Richard Harvey, the chief executive of the insurance giant Aviva, is taking the gap year he never had. Counting his time at Norwich Union, he'll have done nearly 10 years at the wheel by the time he retires in July, which is more than enough for any FTSE 100 CEO. It's about time he did something more constructive with his life, so it's off to Africa to work at the sharp end of aid and charity endeavour. It'll be quite a change from the staid old business of selling life insurance, but he's just the sort of person these causes need. Rarely do they get the chance to tap into such a mix of integrity and business skills. Aviva's loss is the charity world's gain.
Even so, the question has to be asked. Aviva's share price has not exactly been a star performer these past 10 years, though it has picked up sharply over the past 12 months. Is Mr Harvey jumping, or has he been pushed? Whenever a CEO of such long standing retires prematurely (he's only 56) with nothing in particular to go and do, there's always a suspicion he's been locked in the library with the loaded revolver and bottle of whisky.
Yet on this occasion, I think it can genuinely be said that he is going of his own volition, not just because he wants to put something back, but also because he believes the time to be right. In that sense, the manner of his going is similar to that of James Crosby at HBOS. Time to move on and let someone else have a go.
The company he leaves looks to be in reasonably good shape. He's also managed largely to confound the sceptics on his two most recent acquisitions, the RAC and AmerUS. The botched attempt to buy Prudential left a bad taste in the mouth and exposed a number of strategic weaknesses in Aviva's position, but there's little point in being in business if you are not prepared to have a go, and there appears to have been no lasting damage from the experience. Life assurers are most of the time dull old businesses. It's only when there is a mis-selling scandal, or when they nearly go bust, as happened three or four years back, that they grab headlines.
Those looking for fireworks from the new man at the tiller, Andrew Moss, are likely to be disappointed. His appointment marks no great change in strategy, nor apparently is there any need for it. Aviva is now achieving good growth in sales, profits, margins and dividends. The challenge is in sustaining this progress, rather than altering direction. His appointment will no doubt put other noses out of joint, most notably Aviva's head of UK operations, Patrick Snowball. He must have believed when he heard Mr Harvey was leaving that his time had finally arrived.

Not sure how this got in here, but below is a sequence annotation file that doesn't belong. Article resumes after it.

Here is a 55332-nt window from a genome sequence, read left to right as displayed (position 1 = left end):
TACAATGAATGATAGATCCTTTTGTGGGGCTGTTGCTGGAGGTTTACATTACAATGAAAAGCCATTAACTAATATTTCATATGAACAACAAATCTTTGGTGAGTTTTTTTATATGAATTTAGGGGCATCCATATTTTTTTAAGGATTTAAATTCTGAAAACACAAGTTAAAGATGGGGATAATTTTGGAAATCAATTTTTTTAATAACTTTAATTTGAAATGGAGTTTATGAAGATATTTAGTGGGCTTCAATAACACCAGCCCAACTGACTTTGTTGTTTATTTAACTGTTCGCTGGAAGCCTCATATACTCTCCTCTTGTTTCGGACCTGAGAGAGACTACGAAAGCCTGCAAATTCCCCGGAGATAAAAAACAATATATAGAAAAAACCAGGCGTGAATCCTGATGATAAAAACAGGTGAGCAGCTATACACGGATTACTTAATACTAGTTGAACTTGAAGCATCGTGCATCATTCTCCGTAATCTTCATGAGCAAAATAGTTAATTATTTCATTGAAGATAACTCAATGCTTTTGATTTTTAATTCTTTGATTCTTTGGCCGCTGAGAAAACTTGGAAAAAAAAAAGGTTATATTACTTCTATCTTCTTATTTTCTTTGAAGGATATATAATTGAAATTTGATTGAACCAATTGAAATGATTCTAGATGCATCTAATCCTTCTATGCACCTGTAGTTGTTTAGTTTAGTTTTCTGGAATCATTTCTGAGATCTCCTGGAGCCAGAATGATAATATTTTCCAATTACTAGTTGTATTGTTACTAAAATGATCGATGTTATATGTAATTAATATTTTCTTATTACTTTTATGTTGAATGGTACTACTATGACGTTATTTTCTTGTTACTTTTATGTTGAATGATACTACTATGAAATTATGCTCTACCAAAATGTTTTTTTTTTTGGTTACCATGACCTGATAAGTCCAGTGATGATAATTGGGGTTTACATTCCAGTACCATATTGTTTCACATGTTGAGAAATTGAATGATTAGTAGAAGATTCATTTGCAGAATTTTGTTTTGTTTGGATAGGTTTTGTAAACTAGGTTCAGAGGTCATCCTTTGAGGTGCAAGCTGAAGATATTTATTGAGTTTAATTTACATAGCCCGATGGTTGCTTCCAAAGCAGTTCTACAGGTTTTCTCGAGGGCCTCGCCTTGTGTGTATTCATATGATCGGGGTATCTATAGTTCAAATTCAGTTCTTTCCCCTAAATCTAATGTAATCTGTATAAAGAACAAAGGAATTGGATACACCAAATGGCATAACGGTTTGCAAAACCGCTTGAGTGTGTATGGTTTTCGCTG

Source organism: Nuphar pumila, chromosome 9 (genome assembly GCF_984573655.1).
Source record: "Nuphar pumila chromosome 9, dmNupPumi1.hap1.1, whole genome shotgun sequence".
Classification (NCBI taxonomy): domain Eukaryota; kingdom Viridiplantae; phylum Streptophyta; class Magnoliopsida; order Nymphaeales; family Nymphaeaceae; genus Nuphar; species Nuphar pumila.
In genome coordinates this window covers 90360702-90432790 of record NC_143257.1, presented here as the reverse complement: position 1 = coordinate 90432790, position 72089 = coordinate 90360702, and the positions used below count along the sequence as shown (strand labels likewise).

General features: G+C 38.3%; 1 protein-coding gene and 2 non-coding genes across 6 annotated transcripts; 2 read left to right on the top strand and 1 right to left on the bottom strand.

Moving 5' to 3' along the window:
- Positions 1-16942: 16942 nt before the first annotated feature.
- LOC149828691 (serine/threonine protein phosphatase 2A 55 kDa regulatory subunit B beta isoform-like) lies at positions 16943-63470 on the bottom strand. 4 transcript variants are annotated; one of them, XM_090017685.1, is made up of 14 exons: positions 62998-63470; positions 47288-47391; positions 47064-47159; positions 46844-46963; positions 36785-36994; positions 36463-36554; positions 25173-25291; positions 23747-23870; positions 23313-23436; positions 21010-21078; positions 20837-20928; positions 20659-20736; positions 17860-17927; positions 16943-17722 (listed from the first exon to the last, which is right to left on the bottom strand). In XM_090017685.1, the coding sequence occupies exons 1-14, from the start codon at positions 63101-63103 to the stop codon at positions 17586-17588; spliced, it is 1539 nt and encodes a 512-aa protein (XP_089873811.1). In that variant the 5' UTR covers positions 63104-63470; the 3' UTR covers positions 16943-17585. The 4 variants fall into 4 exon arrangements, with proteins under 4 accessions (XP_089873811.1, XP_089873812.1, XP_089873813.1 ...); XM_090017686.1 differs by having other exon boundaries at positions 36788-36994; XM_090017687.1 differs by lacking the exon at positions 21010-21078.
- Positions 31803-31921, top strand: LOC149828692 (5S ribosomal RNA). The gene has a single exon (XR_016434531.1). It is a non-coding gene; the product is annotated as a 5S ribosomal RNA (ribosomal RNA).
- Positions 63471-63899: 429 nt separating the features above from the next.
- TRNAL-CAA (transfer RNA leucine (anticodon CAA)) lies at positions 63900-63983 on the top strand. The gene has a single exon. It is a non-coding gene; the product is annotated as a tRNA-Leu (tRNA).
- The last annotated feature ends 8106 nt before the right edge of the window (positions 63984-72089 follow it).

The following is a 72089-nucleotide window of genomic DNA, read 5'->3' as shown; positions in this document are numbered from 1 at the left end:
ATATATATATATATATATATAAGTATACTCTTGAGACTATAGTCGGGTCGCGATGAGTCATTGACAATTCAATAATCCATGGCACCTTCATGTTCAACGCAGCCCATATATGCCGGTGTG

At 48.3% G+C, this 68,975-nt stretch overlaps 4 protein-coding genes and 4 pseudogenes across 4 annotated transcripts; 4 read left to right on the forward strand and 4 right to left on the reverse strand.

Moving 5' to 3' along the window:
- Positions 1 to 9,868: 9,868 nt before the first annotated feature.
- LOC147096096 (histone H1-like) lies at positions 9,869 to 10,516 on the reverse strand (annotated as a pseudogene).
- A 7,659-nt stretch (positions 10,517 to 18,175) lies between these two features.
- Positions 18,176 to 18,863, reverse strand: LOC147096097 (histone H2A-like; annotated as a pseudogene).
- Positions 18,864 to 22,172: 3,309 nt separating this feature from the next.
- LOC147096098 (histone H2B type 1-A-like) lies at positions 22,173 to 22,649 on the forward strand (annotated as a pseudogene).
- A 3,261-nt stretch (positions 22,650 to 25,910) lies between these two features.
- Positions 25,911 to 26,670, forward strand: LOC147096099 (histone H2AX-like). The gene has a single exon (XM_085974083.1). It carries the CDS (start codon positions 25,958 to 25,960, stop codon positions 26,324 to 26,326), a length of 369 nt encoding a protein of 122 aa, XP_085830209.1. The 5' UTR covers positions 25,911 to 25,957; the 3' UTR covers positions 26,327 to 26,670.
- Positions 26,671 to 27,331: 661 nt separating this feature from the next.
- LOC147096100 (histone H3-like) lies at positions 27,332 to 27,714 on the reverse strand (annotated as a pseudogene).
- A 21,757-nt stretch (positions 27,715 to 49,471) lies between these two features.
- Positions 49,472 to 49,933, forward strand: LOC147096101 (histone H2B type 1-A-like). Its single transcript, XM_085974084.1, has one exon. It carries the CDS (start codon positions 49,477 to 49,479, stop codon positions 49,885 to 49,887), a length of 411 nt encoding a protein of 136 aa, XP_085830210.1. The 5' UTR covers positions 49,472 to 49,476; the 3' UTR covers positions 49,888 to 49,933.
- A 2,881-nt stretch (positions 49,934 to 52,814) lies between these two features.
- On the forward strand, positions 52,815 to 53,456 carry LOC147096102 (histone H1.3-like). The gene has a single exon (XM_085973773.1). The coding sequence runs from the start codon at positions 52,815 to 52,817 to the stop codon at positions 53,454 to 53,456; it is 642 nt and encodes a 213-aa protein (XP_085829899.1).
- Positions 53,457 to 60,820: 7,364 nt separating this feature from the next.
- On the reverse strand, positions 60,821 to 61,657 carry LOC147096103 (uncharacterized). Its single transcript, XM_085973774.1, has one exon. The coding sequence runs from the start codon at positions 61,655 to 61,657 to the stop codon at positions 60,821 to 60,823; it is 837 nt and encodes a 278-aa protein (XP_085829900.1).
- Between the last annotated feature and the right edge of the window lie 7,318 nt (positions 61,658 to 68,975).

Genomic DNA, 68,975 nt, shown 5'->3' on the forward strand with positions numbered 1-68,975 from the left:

Yet Mr Moss seems a worthy successor and the transition should prove smooth enough. Just a few years back, he was number two to Nicholas Prettejohn at Lloyd's of London. Today Mr Prettejohn is only a regional head at Prudential, and unless his chief executive, Mark Tucker, comes a cropper, is unlikely to go any higher. A reversal of fortunes indeed.
An energy stand-off seems in prospect
Neelie Kroes, the European Competition Commissioner, says she means business in announcing plans to break up the Continent's big, vertically integrated energy companies. Whether anyone is listening is another matter.
For Britain's already unbundled industry, the case for separation of pipeline and power transmission networks from the supply companies that own them seems unarguable. For many on the Continent, it looks far from proven, and with security of energy supply a growing issue for all nations, the counter-arguments for the status quo - of maintaining big, powerful companies capable of securing and investing in long-term sources of supply - remain compelling.
The evidence, I would suggest, is finely balanced. On both sides of the Channel, there have been concerns about the level of investment in supply and transmission. In this regard, both models seem to be wanting. The same might also be said about prices. Today's relatively high energy prices in Britain may be a direct result of failure to invest in supply. In any case, the energy giants of Europe are not yet running up the white flag. Many have robust political support for their stance. An interesting test of wills is in prospect.Reuse content